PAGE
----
Fielding the punt seems about all you can do these days. As you noted, the spread punt formation now sends six players downfield immediately, severely reducing the ability of opponents to get good returns. A brief trip to the spreadsheet to compare 2000's stats with 2008's indicates there's some meat to this theory: In 2000, 46% of punts were returned with team averaging 10.1 yards each. By last year, the spread of the spread punt formation had seen punt return percentage drop to 39% and return average drop a full yard to 9.1. Since there are still a bunch of teams running old-school formations, those numbers underestimate the increased efficiency of the spread punt formation at least somewhat. Anecdotally, I think the difference is considerable.
As returns drop, "catch the damn ball" becomes an increasingly important part of being a good punt returner. Mathews has done that, except when he hasn't, and I'm fine with him back there.
Side note: I'm sick of fair catches. I'd like to see the NCAA institute the NFL rule; in the NFL you can have an illegal man downfield on a punt. I assume that rule is the only thing preventing the widespread adoption of the spread punt in the NFL; the numbers prove its efficacy.
"It's great to be a Michigan Wolverine" wasn't used until 1984. The MMB heard Auburn use it in the 1984 Sugar Bowl ("It's great to be an Auburn Tiger), used it in secret there (since it was Auburn's cheer we could only use it with no one else around), and then used it in public starting in the Fall of 1984.
It's Hucklebee deep and Davis close and Leach under center...
Pam Ward is seriously god-awful. Everyone I know complains about her. I was talking with my dad about the Indiana game and mentioned how much I hated Pam Ward, and his response was "You too? Your mother and I can not stand her voice at all."
It was written and introduced by Boerma at the beginning of last year (08 season). The hand motion was introduced by the band and the student section slowly started following suit.
Though no one said so, I would guess this is part of a move away from the GD3DKPT, especially since I haven't noticed the KEY PLAY!!! thing on the scoreboards this year, and I have seen the cheerleaders with signs that say "MAKE NOISE", or something to that effect.
It's because she's terrible AND because she's a woman. I have no problem with women anywhere on the sidelines or as anchors ala Wendy Nix. And I have no problem with women anywhere--my current boss is a woman and is by far the best boss I've ever had. Anywhere but announcing a football game in the booth. Yes Ward is incompetent. But I don't want to hear a competent woman announcing a football game either. The tone, emotion and context of a great football game is inherently masculine in its energy and character. And while it's a sure thing that there are women out there who could do a good job, hearing a feminine voice describe the action pulls you out of the game and contrasts unfavorably with the action on the field, IMHO.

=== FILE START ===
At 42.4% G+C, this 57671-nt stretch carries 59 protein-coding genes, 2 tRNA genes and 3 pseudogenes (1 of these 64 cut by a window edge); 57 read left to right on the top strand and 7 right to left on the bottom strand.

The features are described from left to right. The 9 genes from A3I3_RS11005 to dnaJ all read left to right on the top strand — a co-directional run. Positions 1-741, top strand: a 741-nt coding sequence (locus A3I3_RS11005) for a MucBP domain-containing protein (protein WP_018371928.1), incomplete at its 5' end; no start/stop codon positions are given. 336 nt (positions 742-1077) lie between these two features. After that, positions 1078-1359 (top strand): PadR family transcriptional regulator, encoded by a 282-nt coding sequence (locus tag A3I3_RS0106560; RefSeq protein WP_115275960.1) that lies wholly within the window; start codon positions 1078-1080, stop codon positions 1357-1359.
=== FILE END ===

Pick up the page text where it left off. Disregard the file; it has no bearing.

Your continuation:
"We can't overestimate the value of computers: yes they are great for playing games and forwarding funny emails, but real business is done on paper. Write that down."
Anyone remember the Cal-MSU game about about 7 or 8 years ago when Cal pulled a trick play that involved Kyle Boller catching a pass from a receiver? Well you may not remember the play, but I'm sure you can remember Pam Ward's description of the play, which instantly became a staple sound clip of talk radio shows throughout the metro Detroit area:
"HE'S THROWING THE BALL BACK TO BOLLER!!!"
(/voice cracks like whoa)
Ever since then Ward has been refused to get too excited about any play no matter how improbable. I assume this was a direct order from her superiors after the widespread mocking of her call of the Boller play (which I think was one of her first games announcing.)
In great contrast to Pam Ward's dull call on that long Indiana run, I can vividly remember the great Keith Jackson's call of Tony Boles' 92 yard run against Indiana 20 years ago. Jackson had just finished describing how Indiana's defensive plan had been to take away Michigan's passing game and outside running. Boles hit the hole, and it was clear no one would catch him. He was barely 10 yards from the line of scrimmage when Jackson bellowed with that great drawl he had, "...and so much for that philosophy!". That was all he needed to say, but it was so perfectly delivered for the moment. There's no hope Pam Ward will ever be able to convey with her limited voice and insight what the great ones like Jackson could.
this weekend wasn't any better. I think the play-by-play was Wayne Larrivee. Both he and Chris Martin consistently called Troy Woolfolk, "Willfork" throughout the entire game. Larrivee also made a point to mention how great it was that Winston got a second chance to play from Dantonio.
Let's be honest here, if Pam Ward started getting super-excited over a play it would sound like a million nails on a million chalkboards. Part of the reason she's not a good announcer is that her voice is just terrible.